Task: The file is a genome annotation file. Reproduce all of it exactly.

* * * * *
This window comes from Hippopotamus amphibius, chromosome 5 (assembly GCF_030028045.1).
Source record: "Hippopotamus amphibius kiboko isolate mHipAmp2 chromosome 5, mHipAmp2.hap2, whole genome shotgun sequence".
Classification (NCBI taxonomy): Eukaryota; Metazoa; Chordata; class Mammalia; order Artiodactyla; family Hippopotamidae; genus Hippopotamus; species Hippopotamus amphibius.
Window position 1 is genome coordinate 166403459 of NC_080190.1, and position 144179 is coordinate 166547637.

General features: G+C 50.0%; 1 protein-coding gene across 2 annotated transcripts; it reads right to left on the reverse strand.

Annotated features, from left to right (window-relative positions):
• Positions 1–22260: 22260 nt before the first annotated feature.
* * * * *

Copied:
This window comes from Hippopotamus amphibius, chromosome 5 (assembly GCF_030028045.1).
Source record: "Hippopotamus amphibius kiboko isolate mHipAmp2 chromosome 5, mHipAmp2.hap2, whole genome shotgun sequence".
Classification (NCBI taxonomy): Eukaryota; Metazoa; Chordata; class Mammalia; order Artiodactyla; family Hippopotamidae; genus Hippopotamus; species Hippopotamus amphibius.
Window position 1 is genome coordinate 166403459 of NC_080190.1, and position 144179 is coordinate 166547637.

General features: G+C 50.0%; 1 protein-coding gene across 2 annotated transcripts; it reads right to left on the reverse strand.

Annotated features, from left to right (window-relative positions):
• Positions 1–22260: 22260 nt before the first annotated feature.